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Radical Incline


The so-called war on drugs is utterly unwinnable and in its very conception perverts the purposes of good government.


[Published in the [*]Bartlesville Examiner-Enterprise 1997 Mar 25.]

1997 March 16

Editor, the Bartlesville Examiner-Enterprise
P.O. Box 1278
Bartlesville, Oklahoma 74005


I write to take issue, respectfully, with a recent Examiner editorial opinion. We are not by any reasonable measure winning the war on drugs, and whatever statistical blips may so indicate cannot compare with decades of continuing social self-destruction. Indeed, not only is the so-called war on drugs utterly unwinnable, it is in its very conception a perversion of the important purposes of good government, an approach more suited to totalitarian governments we have always opposed than to our bastion of liberty.

Drug abuse is an individual, personal, and medical problem with social repercussions, but it should never have been made a criminal activity in and of itself. Whether the drugs in question are relatively soft like coffee and marijuana, or relatively hard like alcohol or heroin, we will never be able to stop their acquisition and use, and a government ostensibly of personal liberty and social responsibility should not even try!

The hypocrisy, dangers, corruption, and social destruction caused by Prohibition is written in our very Constitution, and in the dark history between the 18th and 21st Amendments. Although you can see it even right there in such as the historic-reprint pages of the Examiner and the Tulsa World, Americans have refused to learn this hard lesson of history. Many evil and powerful vested interests are allied with the misguided well-intentioned successors of Carrie Nation to give us an era of modern equivalents to the rum runners, poison bathtub gins, speakeasies, and all a hundred times worse than back then. Prohibition inevitably magnifies, rather than alleviates, the social problems which drug abuse can create.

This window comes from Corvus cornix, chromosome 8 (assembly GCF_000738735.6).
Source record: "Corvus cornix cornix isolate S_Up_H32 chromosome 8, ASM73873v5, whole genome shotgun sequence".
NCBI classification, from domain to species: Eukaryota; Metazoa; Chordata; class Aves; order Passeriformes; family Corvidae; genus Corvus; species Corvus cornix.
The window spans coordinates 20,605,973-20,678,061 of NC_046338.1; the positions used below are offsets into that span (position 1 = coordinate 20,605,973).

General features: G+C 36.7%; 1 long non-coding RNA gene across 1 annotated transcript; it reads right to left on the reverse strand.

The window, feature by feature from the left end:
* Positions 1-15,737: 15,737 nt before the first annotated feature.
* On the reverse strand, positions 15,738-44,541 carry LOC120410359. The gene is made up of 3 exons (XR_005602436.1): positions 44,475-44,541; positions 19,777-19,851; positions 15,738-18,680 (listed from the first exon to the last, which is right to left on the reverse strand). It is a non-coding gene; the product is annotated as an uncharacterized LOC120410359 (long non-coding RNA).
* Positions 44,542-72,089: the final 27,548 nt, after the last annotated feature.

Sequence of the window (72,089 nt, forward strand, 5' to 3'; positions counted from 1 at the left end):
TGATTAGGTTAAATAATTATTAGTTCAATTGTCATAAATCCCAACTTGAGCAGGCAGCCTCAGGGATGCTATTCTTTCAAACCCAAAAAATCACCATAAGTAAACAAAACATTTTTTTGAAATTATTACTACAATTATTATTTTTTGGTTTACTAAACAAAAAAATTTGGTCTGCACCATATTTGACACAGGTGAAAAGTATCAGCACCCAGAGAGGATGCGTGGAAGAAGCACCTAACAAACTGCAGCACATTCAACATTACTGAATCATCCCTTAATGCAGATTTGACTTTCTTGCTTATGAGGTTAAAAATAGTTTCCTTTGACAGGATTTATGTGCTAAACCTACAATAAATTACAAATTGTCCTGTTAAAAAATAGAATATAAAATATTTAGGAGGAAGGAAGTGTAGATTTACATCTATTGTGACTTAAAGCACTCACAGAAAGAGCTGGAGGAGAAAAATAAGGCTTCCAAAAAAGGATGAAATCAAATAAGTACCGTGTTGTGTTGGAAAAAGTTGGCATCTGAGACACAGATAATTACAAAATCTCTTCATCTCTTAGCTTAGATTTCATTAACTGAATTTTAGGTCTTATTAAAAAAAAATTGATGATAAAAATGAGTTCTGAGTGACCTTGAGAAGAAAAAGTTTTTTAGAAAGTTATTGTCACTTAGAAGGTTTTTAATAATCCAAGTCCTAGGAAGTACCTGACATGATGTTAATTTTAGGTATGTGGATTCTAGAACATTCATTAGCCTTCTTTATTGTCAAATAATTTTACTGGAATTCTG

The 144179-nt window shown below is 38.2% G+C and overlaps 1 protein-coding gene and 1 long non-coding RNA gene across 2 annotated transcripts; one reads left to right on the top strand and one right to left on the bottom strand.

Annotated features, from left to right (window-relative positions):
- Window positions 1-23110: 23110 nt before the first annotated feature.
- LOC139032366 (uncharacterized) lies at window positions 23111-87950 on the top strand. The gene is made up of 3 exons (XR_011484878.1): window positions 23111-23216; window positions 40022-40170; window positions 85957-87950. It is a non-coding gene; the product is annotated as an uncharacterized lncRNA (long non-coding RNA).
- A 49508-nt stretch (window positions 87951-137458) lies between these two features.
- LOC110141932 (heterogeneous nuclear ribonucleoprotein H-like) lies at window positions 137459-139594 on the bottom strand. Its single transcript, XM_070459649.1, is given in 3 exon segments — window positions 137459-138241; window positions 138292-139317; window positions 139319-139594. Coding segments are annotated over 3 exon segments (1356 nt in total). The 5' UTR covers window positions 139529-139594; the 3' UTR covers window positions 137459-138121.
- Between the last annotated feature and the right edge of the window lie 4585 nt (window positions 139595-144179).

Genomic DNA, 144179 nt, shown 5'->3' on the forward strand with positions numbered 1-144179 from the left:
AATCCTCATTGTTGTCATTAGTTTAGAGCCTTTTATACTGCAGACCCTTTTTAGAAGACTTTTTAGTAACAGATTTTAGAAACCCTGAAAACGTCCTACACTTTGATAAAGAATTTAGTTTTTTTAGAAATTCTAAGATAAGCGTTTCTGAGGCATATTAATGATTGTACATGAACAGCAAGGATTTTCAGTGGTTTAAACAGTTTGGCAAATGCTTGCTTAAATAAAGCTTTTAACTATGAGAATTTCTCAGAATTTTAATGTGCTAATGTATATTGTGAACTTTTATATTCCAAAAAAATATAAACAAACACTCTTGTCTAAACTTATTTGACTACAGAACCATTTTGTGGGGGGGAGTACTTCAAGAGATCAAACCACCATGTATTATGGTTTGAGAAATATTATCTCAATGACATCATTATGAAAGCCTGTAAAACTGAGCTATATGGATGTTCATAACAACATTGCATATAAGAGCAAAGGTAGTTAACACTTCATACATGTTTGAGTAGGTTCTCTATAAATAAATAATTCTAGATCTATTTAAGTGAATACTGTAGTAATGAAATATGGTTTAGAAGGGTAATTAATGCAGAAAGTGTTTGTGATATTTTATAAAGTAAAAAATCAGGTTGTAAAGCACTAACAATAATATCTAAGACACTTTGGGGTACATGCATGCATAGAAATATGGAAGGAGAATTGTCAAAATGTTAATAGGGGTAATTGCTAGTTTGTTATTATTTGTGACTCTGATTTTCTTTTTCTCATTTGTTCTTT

We have learned the proper approach to the problem of alcoholism is to treat the alcoholic, and adjudge the drunk driver or public inebrient, without making a criminal of the individual drinker. Repeal did not do away with the problems of alcohol abuse, but society suffers infinitely less from legalization and regulation than it does from prohibition, which is tantamount to law abuse.

We must abandon the "win the drug war" prohibitionist propaganda which supports gangsterism, invites corruption, undermines drug-awareness education efforts, and criminalizes non-threatening private adult behaviors. We must embrace the legal models we have evolved for dealing with alcohol and tobacco and apply those models to all these currently-illegal substances. Turn our "drug warriors" back into peace officers, end the obliteration of our precious Constitutional rights, end the threat to personal privacy and to familial and social stability, and release us from the burdens of a perverse, protracted, unwinnable civil conflict. As families stood up and protested in a previous generation, let our cry be: REPEAL!